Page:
Rovies is a village in the island of Evia (Euboea), on the coast of the north Euboean Gulf. It lies at the foothills of the pine-
According to the 2001 census the population of Rovies stands at 1,155 inhabitants.
The village of Rovies is said to have ancient roots. 'Oroviae' (Orobiae) is mentioned by Strabo (book 10, chapter 1, section3) (http://www.perseus.tufts.edu/hopper/text?doc=Perseus%3Atext%3A1999.01.0198%3Abook%3D10%3Achapter%3D1%3Asection%3D3), in relation to the "unfailing oracle of Apollo Selinountios" said to have been located in the area now called Taxiarchis, near the monastery of Saint Irene Chrysovallantou.
According to the local folk tradition the name Rovies to "orovo" ("rovi" in modern Greek) meaning a small green bean that thrived in the area and was suitable for cattle feed; while some researchers attribute the name is derived from the mythological creature,
Certainly, it seems that the area has been continuously inhabited since Paleolithic times, as stated in the Archaeological museum of Chalkida. In 427 BC, the area was hit by a massive tidal wave created by a powerful earthquake, mentioned by Thucydides (6th year of the Peloponnesian war, book 3, chapter 89) (http://img.pathfinder.gr//clubs/files/61405/47.html), and its inhabitants retreated into the surrounding mountainous areas.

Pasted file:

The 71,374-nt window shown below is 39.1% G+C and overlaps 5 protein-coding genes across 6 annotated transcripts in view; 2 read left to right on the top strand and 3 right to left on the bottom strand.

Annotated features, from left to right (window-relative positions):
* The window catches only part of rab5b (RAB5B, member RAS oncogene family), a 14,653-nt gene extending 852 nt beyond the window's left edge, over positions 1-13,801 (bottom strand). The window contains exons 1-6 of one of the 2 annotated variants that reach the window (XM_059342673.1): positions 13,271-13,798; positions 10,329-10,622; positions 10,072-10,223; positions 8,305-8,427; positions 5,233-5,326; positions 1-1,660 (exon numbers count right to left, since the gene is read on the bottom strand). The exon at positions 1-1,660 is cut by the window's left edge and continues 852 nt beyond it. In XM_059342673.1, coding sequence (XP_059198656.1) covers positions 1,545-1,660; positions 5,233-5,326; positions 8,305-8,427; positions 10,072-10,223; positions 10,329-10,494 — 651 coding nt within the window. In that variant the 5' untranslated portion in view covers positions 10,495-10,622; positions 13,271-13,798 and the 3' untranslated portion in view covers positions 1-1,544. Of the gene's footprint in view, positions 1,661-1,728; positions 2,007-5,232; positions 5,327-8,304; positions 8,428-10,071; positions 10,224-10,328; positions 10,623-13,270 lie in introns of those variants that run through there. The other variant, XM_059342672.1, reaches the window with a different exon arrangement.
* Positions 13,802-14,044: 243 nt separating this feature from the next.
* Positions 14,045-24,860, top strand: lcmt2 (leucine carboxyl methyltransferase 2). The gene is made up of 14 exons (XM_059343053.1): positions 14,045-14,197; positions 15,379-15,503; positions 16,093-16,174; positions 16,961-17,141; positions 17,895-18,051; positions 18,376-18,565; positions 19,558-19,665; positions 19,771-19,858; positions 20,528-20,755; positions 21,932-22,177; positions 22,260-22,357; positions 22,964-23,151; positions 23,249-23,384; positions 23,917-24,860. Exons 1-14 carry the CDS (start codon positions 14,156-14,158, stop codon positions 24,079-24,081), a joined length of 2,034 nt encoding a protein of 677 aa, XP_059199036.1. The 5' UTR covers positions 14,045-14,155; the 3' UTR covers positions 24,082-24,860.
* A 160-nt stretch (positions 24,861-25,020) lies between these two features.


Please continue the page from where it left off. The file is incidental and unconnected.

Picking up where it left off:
Rovies acquired a particular importance in Byzantine times and the following Frankish and Venetian periods. A local medieval tower, still standing in the center of the village is a testament to this past.
Later in 1470 AD, when the island of Evia (Euboea) fell into the hands of the Ottoman Turks, Rovies maintained a military and administrative significance, as the conquerors assigned it the capital of the municipal region (Nahiyie y Roviez).
In 1832, Rovies and the surrounding farmland were sold by its Turkish owner to Apostolos Duma and in 1836 the area became part of the newly formed ''Aegeon'' municipality with the nearby town of Limni as its capital. And so it remained until 1912 when the "Aegeon" municipality was finally abolished and Rovies became a separate community together with the hamlets of Kalamoudi, Marouli, Koulouros, Paliochori, Damia, Drymona, and Mandanika (Dafni).
In 1997 Rovies once again became part of the "Kapodistrian" Elymnion municipality and in 2010 joined the district of the larger "Kallikratis" municipality of Mandoudi-